One immediately feels at home with Nancy Prager, this very gracious, graceful and spirited lady. Our three hours flew with as we spoke mostly about things philosophical and metaphysical, sharing experiences broad in range. The World Trade Center attack was gone and over again, this being the month of November, with the memories still very fresh. Nancy had been below the Towers during the devastation, trapped in the subway for two hours during their collapse. The passengers, could smell the smoke but knew nothing of the events going on above them. I could see this has had a profound effect upon Nancy, changing direction, as evident in the newer material done after Sept. 11.

Nothing I had been told about the works of art prepared me for the wealth of creative energy I saw at Nancy’s Southhampton home/studio that afternoon during the Christmas Holiday week. A tour of the house, room to room, brought to life over thirty years of Nancy’s paintings. Large and small statements bright with color, contrast and movement. Three-dimensional works, watercolors, oils and multi-media pieces all took their rightful positions on the walls of the artist’s home.

During the course of my stay, I learned that Nancy had been painting since childhood. After graduating Syracuse University, she attended Cooper Union. She has shown extensively in Manhattan and won the prestigious Le Prix de Paris award early in her career during her first major exhibition in Europe in 1975. Many important museum and collections own her works. Each work communicated clearly it’s visual story, individually competing for my attention. Complete sentences of visual thought. Rich in symbolism, metaphor and personal iconography, all combining a balance and definition of line that delivered classical and well-developed personal statement.

By the use of softly muted forms Nancy finds light from an unknown source — a technique used by other accomplished Impressionists. Working toward an abstracted field, Nancy’s work stated a rich personal atmosphere — a statement about life that profiles her lifetime journey as an artist. Punctuating each segment in a her own distinct abstract impressionism, Nancy embraces her internal movement and reactions. They are released on canvas, resulting in a poignant and fresh picture of the moment she is sharing. Landscapes, portraits, and scenes all side-stepping and superficial. The hue of colors, pattern and form allow the emotion and movement in the artists’ eye to be absorbed by the viewer, never insisting that the viewer see as Nancy has seen, but opening the door artistically for the osmosis to occur between viewer and artist. There is an alchemy of thought, a chemistry that occurs in her paintings. The form, color, light and subject are given animation in a non-obtrusive way. Great sophistication is achieved in a very simple and classic approach to subject and medium.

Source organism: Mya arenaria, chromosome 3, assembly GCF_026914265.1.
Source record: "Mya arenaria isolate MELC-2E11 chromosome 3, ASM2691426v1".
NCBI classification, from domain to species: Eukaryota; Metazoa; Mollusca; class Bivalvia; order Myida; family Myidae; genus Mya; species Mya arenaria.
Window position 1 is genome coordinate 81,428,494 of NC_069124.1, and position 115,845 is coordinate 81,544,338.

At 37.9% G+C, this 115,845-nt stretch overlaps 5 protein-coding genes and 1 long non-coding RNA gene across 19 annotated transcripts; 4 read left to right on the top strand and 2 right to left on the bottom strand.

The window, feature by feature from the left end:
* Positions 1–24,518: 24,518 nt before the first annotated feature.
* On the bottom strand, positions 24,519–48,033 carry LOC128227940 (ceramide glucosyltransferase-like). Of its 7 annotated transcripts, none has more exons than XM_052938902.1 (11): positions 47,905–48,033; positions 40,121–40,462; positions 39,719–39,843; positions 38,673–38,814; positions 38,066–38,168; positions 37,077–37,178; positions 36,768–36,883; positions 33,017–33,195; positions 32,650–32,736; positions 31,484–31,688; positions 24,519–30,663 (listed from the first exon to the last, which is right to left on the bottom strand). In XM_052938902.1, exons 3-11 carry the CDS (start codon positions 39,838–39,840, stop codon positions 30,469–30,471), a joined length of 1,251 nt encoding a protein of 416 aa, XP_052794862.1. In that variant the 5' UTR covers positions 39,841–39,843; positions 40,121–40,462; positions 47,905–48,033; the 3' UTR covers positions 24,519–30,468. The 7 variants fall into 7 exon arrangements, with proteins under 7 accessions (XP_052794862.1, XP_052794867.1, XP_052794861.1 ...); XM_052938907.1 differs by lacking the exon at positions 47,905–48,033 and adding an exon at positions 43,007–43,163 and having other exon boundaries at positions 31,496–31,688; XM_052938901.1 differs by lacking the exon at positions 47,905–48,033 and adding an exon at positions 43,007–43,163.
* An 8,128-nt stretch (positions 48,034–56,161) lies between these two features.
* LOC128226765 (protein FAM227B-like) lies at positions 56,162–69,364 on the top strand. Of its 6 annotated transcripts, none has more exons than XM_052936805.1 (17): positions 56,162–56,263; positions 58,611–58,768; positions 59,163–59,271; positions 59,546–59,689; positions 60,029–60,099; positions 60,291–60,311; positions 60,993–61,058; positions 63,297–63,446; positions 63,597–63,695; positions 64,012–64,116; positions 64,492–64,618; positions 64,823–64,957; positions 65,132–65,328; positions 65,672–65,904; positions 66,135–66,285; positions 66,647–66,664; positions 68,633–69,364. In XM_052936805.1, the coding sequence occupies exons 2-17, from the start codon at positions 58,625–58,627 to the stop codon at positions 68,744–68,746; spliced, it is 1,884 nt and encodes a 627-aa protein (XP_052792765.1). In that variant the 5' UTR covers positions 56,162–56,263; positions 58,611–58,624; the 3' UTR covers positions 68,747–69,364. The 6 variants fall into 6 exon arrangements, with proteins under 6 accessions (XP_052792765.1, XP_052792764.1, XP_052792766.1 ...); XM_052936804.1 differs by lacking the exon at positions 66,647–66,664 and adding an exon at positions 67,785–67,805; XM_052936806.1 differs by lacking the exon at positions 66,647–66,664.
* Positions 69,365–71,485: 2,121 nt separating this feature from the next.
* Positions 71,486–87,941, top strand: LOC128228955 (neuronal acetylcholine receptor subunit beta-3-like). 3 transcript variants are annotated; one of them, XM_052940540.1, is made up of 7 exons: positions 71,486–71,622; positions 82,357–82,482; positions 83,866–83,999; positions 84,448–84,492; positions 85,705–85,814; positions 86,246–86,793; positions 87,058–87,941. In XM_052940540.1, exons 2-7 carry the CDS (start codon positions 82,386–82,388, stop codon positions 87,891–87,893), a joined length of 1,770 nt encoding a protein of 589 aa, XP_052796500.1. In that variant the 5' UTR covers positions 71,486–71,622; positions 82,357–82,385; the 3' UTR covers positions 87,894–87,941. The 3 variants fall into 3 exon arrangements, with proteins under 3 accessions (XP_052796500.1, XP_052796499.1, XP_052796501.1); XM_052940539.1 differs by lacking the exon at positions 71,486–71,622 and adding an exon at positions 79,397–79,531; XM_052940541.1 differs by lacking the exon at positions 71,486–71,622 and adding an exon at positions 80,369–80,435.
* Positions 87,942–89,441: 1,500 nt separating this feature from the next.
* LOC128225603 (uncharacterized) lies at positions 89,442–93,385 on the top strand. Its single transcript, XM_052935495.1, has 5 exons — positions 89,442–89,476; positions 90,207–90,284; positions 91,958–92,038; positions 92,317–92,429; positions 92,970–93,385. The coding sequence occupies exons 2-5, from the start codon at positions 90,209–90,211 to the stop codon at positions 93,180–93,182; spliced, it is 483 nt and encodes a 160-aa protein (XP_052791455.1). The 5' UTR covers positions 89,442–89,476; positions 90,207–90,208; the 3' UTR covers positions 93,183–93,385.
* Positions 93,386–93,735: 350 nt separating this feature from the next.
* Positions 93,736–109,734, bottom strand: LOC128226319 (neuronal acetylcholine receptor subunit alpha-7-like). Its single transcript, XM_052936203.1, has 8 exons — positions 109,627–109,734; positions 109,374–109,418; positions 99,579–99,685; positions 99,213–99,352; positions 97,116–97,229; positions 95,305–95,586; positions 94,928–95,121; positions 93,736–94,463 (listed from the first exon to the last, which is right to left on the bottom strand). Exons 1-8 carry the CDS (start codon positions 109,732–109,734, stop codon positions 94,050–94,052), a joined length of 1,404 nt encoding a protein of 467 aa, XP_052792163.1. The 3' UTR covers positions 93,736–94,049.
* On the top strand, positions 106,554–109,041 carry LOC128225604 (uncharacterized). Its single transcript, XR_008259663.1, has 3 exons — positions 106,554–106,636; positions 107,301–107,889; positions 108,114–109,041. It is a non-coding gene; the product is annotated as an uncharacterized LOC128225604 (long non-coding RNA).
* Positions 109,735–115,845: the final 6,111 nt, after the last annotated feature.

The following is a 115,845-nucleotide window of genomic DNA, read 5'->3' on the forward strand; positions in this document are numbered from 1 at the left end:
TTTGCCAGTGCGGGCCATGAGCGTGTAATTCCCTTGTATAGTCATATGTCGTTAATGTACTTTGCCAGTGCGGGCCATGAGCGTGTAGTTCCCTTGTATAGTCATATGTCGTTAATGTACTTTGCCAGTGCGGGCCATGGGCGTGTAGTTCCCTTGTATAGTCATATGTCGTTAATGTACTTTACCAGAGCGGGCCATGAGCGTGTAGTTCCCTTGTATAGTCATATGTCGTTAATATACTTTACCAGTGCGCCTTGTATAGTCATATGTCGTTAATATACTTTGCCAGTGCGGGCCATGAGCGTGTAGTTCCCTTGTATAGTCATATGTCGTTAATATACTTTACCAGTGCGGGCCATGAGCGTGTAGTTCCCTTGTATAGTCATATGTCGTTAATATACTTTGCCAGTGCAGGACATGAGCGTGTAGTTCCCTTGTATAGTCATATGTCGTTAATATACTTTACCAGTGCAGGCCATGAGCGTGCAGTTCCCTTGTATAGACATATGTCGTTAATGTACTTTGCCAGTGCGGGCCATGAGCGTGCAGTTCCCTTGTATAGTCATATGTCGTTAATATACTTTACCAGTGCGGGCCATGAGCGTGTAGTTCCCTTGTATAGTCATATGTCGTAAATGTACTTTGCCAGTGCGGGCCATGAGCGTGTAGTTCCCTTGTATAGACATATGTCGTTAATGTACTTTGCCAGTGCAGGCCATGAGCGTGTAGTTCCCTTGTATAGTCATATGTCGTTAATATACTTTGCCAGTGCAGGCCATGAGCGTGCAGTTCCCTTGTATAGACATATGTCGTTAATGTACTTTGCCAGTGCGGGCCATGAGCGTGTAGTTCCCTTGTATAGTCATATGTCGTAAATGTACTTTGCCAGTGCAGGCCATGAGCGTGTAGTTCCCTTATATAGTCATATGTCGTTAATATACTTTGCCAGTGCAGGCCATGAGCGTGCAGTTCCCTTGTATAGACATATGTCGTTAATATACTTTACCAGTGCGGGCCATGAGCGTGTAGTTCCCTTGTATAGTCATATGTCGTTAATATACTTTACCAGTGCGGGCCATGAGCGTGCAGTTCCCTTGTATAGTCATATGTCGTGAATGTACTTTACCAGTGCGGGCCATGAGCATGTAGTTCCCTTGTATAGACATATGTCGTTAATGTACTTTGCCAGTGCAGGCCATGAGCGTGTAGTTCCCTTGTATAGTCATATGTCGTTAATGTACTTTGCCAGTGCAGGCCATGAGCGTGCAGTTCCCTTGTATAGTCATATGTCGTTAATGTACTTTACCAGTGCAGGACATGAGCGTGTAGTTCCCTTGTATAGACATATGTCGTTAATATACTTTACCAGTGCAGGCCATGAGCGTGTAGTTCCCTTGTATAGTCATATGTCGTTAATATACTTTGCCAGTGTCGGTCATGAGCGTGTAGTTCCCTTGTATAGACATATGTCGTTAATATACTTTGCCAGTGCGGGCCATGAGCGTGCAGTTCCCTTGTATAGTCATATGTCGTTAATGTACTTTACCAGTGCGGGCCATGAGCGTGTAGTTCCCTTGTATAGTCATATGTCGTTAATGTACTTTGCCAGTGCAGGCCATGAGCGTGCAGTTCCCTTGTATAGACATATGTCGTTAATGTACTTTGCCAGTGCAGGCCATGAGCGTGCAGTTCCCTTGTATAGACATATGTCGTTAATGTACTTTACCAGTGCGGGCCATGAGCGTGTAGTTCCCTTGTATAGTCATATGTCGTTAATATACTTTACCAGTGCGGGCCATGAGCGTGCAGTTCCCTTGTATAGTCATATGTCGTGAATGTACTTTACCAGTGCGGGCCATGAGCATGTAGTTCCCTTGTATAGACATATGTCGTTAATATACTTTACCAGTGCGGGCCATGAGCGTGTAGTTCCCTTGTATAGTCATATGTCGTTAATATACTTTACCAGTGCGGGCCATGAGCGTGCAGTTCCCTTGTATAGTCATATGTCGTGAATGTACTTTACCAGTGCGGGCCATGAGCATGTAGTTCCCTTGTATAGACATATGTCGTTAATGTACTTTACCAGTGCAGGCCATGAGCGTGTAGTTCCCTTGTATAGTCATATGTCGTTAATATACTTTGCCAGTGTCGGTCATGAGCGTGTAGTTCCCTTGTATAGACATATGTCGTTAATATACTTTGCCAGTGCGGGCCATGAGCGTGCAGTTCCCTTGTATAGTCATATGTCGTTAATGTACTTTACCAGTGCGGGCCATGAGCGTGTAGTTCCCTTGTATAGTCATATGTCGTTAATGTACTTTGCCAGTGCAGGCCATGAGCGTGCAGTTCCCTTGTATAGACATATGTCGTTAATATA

With a sensuality that is not blatant, Nancy sculpts the icon — the anima — of the feminine body in paint. Gentle vibrant color is sometimes employed and somber shadows are invoked for the purpose of creating mood. When warm pastels, such as peach, rose, light sapphire and a slate gray are applied to the works, subtle emotion is conveyed in the depiction of this nude trilogy (Life and Death). Possibly the self is seen catching a glimpse of its own existence? The nude reclining torso in bright yellow with bright flowers, red, whit and blue becomes one with an earthy background of burnished color. No special emphasis is placed here other than the statement of how good this feels. In Tarot, the man with his crown on is a king in repose. Drifting into the reflection of his thoughts, one notes here the space between reality of the reflection and the haunting undercurrent he is experiencing.

Moonlight Escapade features two women in a doorway. One standing, one sitting turned away from the other. All around them turns toward the darkness, although it appears to be waiting for a turbulence needing to be brought on by action. This painting is particularly calms and set in the moment. Time, space and conditions of life have not yet been set into action. Possibly they are recovering from some former event — both parties taking this time to see a perspective and share an experience in whatever light is available. Nothing is spoken, so that this piece of life stands on it’s own outside of time.

In Erudite, A woman is reading a book. Her back drop is a fabric of white with bright red flowers. The black of her outfit is emphasized by the color. Once again there is a tranquility in this repose. But the accent of yellow at the bottom of her pant leg and the dancing flowers tell of the mental state of the reader. Active vibrant and happy. It seems to be good to read one’s book on a warmish day while sitting on your front porch.

(By Jamie Ellin Forbes, Fine Art magazine)